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Ape and Human Biomechanics


We aim to better understand how apes and humans move and load their skeletons during locomotion and manipulation to inform our reconstructions of behavior in the past. We prioritize the study of behaviours and experimental conditions that more accurately reflect the diversity and complexity of the natural environment, with a current focus on ape arboreal locomotion as well as movement on (and use of) compliant substrates. In collaboration with the Department of Comparative Cultural Psychology and the Leipzig Zoo, we focus on kinematic and kinetic data that cannot be collected in natural environments.  We also study the frequency and biomechanics of locomotion, both on the ground and in the trees, in wild African apes to capture the breadth of behaviours that apes use when navigating their natural habitats.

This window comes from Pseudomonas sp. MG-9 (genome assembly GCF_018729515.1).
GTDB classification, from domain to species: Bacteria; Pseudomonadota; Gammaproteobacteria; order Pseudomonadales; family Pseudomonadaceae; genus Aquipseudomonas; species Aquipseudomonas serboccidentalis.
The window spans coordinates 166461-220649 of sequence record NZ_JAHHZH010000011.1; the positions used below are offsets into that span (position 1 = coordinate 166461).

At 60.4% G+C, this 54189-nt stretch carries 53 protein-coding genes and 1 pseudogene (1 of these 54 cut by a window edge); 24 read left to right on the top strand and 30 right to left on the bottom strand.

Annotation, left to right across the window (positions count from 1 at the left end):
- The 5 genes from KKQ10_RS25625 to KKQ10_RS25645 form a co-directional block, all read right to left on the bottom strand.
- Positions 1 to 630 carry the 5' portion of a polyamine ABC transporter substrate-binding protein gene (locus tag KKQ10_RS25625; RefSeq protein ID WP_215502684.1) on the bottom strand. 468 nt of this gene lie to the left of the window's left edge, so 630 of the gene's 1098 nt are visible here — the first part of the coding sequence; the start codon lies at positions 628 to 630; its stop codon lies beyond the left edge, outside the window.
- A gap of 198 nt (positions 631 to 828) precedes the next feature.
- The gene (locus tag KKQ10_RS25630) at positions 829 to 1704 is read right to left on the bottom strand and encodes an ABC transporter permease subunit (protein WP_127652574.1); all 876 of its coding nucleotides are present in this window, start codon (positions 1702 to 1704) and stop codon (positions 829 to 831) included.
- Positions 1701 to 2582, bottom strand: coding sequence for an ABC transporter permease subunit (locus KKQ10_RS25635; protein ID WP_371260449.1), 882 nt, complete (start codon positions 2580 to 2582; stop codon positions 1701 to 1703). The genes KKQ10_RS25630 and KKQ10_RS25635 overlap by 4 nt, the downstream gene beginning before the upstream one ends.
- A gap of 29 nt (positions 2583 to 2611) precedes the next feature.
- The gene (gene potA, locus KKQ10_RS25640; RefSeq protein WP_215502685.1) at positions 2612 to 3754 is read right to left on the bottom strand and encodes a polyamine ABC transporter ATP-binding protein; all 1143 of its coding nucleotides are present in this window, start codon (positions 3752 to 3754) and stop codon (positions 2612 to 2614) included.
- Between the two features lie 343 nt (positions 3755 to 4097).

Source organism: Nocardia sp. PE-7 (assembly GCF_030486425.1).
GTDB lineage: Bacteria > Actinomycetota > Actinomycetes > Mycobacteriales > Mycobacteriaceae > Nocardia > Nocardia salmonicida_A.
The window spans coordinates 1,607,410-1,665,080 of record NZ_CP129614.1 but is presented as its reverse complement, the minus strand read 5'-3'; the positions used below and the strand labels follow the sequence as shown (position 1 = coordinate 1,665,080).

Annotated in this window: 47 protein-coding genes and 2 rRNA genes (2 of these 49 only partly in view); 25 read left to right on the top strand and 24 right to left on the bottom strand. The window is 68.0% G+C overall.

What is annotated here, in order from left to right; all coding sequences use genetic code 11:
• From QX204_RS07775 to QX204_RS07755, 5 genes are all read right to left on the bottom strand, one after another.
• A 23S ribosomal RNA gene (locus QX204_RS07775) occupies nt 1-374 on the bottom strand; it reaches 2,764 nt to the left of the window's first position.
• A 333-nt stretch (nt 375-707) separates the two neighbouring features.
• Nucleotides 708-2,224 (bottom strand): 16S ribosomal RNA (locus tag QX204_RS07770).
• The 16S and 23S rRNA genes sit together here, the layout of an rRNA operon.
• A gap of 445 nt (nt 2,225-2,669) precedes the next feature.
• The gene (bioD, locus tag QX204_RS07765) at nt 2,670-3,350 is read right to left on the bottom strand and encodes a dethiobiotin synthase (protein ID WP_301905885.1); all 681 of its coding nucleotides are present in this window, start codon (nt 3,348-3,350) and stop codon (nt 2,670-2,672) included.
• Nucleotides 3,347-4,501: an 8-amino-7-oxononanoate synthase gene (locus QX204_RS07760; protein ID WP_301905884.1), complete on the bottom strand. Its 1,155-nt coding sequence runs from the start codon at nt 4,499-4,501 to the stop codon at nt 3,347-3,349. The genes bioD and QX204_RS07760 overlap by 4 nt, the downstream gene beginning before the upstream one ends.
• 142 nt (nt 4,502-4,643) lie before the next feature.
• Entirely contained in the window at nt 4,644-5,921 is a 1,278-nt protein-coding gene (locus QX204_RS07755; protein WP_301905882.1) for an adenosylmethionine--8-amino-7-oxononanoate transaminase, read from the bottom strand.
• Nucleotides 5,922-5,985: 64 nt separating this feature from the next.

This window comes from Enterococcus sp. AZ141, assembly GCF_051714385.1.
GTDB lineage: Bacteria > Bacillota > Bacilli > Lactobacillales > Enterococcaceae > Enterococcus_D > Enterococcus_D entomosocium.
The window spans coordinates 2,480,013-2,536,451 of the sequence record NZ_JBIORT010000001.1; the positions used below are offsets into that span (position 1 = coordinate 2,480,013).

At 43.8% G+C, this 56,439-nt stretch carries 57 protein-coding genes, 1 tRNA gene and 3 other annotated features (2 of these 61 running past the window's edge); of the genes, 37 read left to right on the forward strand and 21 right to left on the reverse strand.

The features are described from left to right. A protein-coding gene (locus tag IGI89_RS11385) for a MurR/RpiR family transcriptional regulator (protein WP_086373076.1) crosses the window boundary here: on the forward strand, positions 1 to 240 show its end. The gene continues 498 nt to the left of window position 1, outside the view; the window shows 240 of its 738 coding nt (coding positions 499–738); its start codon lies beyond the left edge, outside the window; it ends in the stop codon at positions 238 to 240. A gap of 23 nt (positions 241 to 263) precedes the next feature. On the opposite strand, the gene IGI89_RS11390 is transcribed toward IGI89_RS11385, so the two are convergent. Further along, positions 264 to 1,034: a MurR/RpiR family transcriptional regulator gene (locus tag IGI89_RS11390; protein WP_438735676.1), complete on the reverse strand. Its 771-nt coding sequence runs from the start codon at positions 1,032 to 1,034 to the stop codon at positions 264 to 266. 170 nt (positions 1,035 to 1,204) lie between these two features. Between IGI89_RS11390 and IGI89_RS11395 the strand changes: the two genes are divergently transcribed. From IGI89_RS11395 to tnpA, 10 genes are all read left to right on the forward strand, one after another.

Future research will also investigate human biomechanics both in the lab (when construction is completed) and in the field, with a focus on evolutionarily-relevant behaviours, such as tree climbing, unshod bipedalism, or wood/stone tool use.  In vivo kinematics of human joint movements during a variety of behaviours will be captured via a new tri-planar x-ray system with X-Ray Reconstruction of Moving Morphology (X-ROMM).


Associated Scientist